Don’t Blame Roland Emmerich Too Much

Marsha P. Johnson

Marsha P. Johnson

Don’t blame Roland Emmerich too much…

Went to see STONEWALL yesterday, thanks to MW, who had to see it for work. Five minutes in, I realized I knew every word of the dialogue and every piece of scenery, and I remembered I’d read the script for work about three years ago. (You read a lot, so you forget what you read.)

The movie looked exactly as it was written. The writer, a playwright I don’t really like, had written the film script much as you would a play, so every bit of production design and action was written on the page. In theater, the writer is queen, not the director. When I read the script, it’d already been circulating for a few years, and nobody wanted to make it. Usually, when a script is around for around, say, at least 6 years, the script would change over time to reflect changing tastes and also studio notes. This one, however? Not at all. It was exactly the same as I remembered it. And that’s a lot of the problem.

Six years ago, people were more forgiving of a whitewashed history and bad movies about gay rights simply because there hadn’t been any mainstream movies about gay rights previously. (See: MILK. I stand by my first impression in 2008 that it is total trash. Milk deserved better.) But SO MUCH has changed. And the script did not. And I think this is probably because the writer is a playwright who is too goddamned precious about his words. Playwrights are notoriously difficult to nudge out of their “vision,” especially if they are successful, when compared to the more collaborative process of filmmaking. I have zero doubt the Baitz flat-out refused to change anything, even though the medium of film is far less forgiving than Broadway. (I also stand by my opinion that if this had opened on Broadway as a stage production, people would have FUCKING LOVED IT.)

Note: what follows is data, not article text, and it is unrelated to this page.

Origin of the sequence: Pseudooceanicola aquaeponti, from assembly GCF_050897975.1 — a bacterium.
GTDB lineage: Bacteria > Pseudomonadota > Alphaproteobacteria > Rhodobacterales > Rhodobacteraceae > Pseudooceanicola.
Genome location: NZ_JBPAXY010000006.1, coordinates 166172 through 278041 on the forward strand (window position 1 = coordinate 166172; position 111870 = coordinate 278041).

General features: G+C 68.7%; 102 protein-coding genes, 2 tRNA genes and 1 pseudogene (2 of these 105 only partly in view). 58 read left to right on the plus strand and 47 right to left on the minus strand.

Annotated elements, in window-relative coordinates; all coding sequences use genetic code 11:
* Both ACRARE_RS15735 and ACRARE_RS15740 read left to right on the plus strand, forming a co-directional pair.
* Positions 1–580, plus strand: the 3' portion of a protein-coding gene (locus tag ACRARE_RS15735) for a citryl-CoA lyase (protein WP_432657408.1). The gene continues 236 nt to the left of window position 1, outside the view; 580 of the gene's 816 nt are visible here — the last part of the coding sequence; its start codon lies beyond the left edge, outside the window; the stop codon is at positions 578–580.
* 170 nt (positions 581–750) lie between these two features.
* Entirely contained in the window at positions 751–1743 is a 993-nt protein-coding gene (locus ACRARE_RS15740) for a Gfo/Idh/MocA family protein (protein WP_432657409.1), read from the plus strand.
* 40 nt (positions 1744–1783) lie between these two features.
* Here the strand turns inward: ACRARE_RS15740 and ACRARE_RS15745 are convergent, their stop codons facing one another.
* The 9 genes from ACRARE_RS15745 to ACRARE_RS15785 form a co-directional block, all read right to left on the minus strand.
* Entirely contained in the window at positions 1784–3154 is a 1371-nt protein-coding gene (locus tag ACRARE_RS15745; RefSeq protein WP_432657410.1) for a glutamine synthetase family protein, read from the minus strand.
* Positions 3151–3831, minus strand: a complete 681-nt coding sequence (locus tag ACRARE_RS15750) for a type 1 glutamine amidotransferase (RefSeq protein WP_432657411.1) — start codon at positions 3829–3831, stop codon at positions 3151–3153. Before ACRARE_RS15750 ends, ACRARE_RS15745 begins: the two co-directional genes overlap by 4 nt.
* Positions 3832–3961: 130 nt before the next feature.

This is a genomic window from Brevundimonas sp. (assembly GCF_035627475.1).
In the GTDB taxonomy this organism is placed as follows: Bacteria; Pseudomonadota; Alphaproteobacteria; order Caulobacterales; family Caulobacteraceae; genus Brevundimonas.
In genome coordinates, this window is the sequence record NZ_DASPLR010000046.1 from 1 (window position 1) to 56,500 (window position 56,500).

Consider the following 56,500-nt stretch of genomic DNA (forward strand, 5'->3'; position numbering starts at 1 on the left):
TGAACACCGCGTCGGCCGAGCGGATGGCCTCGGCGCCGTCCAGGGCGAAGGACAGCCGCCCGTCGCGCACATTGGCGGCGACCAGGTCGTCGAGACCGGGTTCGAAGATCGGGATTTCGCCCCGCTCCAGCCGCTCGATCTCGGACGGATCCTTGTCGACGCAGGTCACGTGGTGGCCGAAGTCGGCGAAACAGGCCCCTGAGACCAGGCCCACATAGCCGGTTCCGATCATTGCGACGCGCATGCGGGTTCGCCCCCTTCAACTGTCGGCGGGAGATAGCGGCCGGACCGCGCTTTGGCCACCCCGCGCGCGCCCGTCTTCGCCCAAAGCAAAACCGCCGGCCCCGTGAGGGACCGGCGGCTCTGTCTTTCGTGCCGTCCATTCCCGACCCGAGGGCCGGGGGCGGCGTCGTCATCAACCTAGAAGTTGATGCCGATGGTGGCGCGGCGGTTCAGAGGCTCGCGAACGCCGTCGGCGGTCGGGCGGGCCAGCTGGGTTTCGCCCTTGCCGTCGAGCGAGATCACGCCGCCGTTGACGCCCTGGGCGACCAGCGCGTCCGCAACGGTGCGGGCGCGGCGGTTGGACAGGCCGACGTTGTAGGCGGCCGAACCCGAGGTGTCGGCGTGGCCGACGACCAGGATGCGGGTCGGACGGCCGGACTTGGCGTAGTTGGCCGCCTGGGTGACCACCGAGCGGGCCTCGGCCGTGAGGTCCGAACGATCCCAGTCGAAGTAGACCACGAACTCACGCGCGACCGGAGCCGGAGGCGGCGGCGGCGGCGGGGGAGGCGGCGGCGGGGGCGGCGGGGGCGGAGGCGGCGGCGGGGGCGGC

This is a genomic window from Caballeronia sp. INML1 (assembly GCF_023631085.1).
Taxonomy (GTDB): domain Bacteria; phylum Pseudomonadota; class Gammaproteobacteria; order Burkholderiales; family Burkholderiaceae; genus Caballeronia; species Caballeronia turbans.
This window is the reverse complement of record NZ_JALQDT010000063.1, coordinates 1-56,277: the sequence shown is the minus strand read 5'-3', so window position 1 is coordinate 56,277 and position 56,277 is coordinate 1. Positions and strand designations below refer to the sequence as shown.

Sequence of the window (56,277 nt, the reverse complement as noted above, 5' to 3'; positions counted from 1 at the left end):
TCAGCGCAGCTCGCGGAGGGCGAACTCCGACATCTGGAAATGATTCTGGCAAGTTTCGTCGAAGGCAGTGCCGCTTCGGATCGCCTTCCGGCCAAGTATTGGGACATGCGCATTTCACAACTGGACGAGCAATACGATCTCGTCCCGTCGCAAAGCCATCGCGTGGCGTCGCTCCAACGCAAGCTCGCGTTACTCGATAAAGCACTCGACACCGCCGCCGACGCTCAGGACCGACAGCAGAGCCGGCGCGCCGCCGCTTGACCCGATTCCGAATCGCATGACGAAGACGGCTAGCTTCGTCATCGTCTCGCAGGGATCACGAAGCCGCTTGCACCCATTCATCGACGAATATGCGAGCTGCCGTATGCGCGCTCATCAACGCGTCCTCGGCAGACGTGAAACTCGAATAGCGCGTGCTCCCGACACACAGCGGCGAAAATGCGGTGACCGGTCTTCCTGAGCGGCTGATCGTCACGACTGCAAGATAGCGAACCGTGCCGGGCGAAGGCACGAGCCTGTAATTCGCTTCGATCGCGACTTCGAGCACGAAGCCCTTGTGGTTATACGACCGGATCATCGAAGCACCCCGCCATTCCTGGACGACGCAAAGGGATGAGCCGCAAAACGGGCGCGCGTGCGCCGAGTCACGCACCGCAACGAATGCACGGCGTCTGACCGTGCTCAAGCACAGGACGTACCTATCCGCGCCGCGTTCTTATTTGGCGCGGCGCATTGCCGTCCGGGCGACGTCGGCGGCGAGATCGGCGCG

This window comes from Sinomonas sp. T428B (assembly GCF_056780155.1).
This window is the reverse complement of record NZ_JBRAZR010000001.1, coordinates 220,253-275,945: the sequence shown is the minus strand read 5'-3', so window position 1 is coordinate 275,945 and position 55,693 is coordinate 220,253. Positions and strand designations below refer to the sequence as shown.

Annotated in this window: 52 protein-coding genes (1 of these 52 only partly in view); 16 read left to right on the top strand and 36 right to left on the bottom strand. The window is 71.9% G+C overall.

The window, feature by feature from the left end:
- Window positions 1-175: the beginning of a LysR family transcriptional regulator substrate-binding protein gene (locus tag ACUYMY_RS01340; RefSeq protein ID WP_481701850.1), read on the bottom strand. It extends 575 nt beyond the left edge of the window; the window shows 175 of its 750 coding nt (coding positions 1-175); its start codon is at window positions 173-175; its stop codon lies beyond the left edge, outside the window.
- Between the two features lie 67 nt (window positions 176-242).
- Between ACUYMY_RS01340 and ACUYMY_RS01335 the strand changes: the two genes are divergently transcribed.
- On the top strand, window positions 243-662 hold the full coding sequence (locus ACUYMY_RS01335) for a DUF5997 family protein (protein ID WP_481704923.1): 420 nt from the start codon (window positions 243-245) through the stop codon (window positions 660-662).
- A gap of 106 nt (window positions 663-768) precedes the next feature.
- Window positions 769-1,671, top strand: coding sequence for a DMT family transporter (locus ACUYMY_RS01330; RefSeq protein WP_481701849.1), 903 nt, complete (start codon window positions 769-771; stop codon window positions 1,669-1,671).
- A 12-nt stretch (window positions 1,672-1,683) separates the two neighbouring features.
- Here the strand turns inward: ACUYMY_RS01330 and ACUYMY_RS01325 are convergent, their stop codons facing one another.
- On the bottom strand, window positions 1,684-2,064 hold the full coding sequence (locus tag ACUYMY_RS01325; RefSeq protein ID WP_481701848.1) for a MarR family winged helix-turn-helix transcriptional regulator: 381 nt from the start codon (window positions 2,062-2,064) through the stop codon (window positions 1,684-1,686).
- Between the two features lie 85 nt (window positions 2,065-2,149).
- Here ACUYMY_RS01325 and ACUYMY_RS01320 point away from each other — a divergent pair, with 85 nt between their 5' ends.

Anyway, don’t blame Roland Emmerich too much. He followed the playwright’s instructions down to the smallest details. And he at least got a couple good performances from Ray and the unnamed lesbian. Anyway, if you’re curious what I thought about this 3 years ago, here was my synopsis:

The political ramifications of an important moment in gay history of MILK with the more sensitive emotional drama of BOYS DON’T CRY; this script smartly attempts to tell the story of the Stonewall Riots through a young man caught in an identity battle between his conservative family and himself, then between the less fortunate homeless gay youth and their wealthier liberal counterparts, and while the premise and angle are perfect, the execution turns serious subject matter into a laugh-a-minute script that diminishes the emotional equity its built in the earlier scenes. Largely, a very accurate depiction of the Queen world and the dialogue and mannerisms therein, the scenes with the homeless gay youth seem to stagnate in superficial elements with scenes languoring in their one-liners for far too long. For a more equal balance, Danny’s character would have to become stronger and more integral to the story, but even then the writer’s choice to stray away from the actual facts of the riots seems like a missed opportunity that wouldn’t sit well with mainstream audiences. [note: IT DID NOT SIT WELL.]


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